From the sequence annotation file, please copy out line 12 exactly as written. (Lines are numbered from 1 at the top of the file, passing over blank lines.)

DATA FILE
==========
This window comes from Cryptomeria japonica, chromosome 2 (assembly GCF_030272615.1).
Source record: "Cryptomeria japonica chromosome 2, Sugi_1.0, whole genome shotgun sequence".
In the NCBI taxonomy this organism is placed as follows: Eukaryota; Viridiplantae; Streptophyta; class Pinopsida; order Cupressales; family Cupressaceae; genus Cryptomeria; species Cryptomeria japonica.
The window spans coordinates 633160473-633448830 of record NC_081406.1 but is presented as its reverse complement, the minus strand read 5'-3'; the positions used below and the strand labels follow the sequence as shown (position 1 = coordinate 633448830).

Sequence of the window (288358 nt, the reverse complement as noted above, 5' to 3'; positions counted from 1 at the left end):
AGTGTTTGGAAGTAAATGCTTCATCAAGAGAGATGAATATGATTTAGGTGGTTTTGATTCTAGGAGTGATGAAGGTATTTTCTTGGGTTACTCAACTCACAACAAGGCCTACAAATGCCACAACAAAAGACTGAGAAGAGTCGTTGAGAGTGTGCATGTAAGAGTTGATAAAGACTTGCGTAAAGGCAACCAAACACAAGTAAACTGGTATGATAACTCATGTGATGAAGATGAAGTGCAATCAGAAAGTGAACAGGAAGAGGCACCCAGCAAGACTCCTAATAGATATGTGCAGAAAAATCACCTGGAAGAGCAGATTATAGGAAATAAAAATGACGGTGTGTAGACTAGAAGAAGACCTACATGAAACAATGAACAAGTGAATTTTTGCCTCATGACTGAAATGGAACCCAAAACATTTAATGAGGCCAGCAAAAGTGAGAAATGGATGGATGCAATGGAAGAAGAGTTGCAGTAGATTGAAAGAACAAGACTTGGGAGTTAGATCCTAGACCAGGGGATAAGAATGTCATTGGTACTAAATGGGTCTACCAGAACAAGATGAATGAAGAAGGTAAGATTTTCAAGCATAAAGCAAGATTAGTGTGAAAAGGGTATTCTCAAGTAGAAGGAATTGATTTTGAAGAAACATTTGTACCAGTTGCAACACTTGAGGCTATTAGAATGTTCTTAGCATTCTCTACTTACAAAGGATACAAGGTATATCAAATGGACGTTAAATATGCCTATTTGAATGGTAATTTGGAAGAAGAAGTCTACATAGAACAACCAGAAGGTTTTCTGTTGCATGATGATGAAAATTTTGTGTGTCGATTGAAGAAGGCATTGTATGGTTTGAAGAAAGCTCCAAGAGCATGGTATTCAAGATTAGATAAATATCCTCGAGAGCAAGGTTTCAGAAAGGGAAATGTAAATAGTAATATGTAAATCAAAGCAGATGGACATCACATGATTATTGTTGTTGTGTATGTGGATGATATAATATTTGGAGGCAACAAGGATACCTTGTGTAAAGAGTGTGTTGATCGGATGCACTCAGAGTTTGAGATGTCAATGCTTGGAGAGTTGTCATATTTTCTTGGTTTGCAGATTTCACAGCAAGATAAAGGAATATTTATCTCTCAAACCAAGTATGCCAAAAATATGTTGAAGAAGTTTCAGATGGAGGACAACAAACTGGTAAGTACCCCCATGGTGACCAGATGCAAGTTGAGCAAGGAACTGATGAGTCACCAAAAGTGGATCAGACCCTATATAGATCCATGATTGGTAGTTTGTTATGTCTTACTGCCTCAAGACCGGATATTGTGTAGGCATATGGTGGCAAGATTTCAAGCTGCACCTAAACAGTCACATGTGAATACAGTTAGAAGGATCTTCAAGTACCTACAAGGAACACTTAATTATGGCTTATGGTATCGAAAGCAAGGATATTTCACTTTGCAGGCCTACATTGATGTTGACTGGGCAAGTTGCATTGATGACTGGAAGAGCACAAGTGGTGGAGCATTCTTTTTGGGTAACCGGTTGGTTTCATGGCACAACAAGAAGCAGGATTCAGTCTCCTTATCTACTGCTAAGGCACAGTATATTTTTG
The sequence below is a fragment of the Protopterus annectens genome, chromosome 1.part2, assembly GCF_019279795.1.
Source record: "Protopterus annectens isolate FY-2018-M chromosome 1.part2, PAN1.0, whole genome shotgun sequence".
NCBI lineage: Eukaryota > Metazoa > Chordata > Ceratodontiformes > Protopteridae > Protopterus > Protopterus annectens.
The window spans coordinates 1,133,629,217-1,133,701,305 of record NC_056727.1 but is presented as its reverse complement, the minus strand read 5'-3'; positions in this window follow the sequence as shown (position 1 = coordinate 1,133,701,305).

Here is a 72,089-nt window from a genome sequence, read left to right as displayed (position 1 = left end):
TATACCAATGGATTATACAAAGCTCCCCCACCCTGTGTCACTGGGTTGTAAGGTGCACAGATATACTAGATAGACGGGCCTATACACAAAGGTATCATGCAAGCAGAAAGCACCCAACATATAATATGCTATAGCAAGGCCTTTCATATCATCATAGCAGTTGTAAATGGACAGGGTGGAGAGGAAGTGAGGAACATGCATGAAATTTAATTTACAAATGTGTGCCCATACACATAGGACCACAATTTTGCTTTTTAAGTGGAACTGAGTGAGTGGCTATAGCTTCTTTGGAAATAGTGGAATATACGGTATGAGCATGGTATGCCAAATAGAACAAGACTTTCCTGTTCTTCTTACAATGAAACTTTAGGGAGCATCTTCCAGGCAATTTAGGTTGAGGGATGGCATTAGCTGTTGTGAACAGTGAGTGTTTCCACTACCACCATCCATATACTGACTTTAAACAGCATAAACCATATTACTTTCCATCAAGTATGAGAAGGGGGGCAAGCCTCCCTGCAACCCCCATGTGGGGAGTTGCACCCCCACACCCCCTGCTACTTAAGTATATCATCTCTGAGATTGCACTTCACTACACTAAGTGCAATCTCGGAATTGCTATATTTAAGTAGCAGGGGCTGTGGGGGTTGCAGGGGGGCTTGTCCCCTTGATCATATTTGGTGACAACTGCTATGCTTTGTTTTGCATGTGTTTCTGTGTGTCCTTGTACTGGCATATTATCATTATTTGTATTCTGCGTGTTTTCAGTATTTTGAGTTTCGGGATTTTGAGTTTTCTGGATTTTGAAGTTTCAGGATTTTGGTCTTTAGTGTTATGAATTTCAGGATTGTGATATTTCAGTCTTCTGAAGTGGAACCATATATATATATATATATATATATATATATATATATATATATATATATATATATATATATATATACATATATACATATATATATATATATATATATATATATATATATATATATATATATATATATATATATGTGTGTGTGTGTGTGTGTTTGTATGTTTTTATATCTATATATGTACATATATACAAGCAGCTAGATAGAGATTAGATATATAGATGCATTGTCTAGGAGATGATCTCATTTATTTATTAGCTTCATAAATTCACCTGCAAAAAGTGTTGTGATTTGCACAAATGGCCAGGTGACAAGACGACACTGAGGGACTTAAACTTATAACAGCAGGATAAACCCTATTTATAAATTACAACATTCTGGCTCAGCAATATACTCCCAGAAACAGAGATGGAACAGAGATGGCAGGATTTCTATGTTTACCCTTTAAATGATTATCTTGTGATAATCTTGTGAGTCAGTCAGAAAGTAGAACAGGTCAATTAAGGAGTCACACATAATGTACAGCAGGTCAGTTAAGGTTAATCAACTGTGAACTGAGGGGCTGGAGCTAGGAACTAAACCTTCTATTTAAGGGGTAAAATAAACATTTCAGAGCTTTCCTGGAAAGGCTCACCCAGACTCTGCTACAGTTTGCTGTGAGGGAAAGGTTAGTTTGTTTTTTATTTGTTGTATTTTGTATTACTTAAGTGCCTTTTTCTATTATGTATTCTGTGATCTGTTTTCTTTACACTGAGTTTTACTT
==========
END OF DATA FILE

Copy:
TATACCAATGGATTATACAAAGCTCCCCCACCCTGTGTCACTGGGTTGTAAGGTGCACAGATATACTAGATAGACGGGCCTATACACAAAGGTATCATGCAAGCAGAAAGCACCCAACATATAATATGCTATAGCAAGGCCTTTCATATCATCATAGCAGTTGTAAATGGACAGGGTGGAGAGGAAGTGAGGAACATGCATGAAATTTAATTTACAAATGTGTGCCCATACACATAGGACCACAATTTTGCTTTTTAAGTGGAACTGAGTGAGTGGCTATAGCTTCTTTGGAAATAGTGGAATATACGGTATGAGCATGGTATGCCAAATAGAACAAGACTTTCCTGTTCTTCTTACAATGAAACTTTAGGGAGCATCTTCCAGGCAATTTAGGTTGAGGGATGGCATTAGCTGTTGTGAACAGTGAGTGTTTCCACTACCACCATCCATATACTGACTTTAAACAGCATAAACCATATTACTTTCCATCAAGTATGAGAAGGGGGGCAAGCCTCCCTGCAACCCCCATGTGGGGAGTTGCACCCCCACACCCCCTGCTACTTAAGTATATCATCTCTGAGATTGCACTTCACTACACTAAGTGCAATCTCGGAATTGCTATATTTAAGTAGCAGGGGCTGTGGGGGTTGCAGGGGGGCTTGTCCCCTTGATCATATTTGGTGACAACTGCTATGCTTTGTTTTGCATGTGTTTCTGTGTGTCCTTGTACTGGCATATTATCATTATTTGTATTCTGCGTGTTTTCAGTATTTTGAGTTTCGGGATTTTGAGTTTTCTGGATTTTGAAGTTTCAGGATTTTGGTCTTTAGTGTTATGAATTTCAGGATTGTGATATTTCAGTCTTCTGAAGTGGAACCATATATATATATATATATATATATATATATATATATATATATATATATATATATATATATATATACATATATACATATATATATATATATATATATATATATATATATATATATATATATATATATATATATGTGTGTGTGTGTGTGTGTTTGTATGTTTTTATATCTATATATGTACATATATACAAGCAGCTAGATAGAGATTAGATATATAGATGCATTGTCTAGGAGATGATCTCATTTATTTATTAGCTTCATAAATTCACCTGCAAAAAGTGTTGTGATTTGCACAAATGGCCAGGTGACAAGACGACACTGAGGGACTTAAACTTATAACAGCAGGATAAACCCTATTTATAAATTACAACATTCTGGCTCAGCAATATACTCCCAGAAACAGAGATGGAACAGAGATGGCAGGATTTCTATGTTTACCCTTTAAATGATTATCTTGTGATAATCTTGTGAGTCAGTCAGAAAGTAGAACAGGTCAATTAAGGAGTCACACATAATGTACAGCAGGTCAGTTAAGGTTAATCAACTGTGAACTGAGGGGCTGGAGCTAGGAACTAAACCTTCTATTTAAGGGGTAAAATAAACATTTCAGAGCTTTCCTGGAAAGGCTCACCCAGACTCTGCTACAGTTTGCTGTGAGGGAAAGGTTAGTTTGTTTTTTATTTGTTGTATTTTGTATTACTTAAGTGCCTTTTTCTATTATGTATTCTGTGATCTGTTTTCTTTACACTGAGTTTTACTT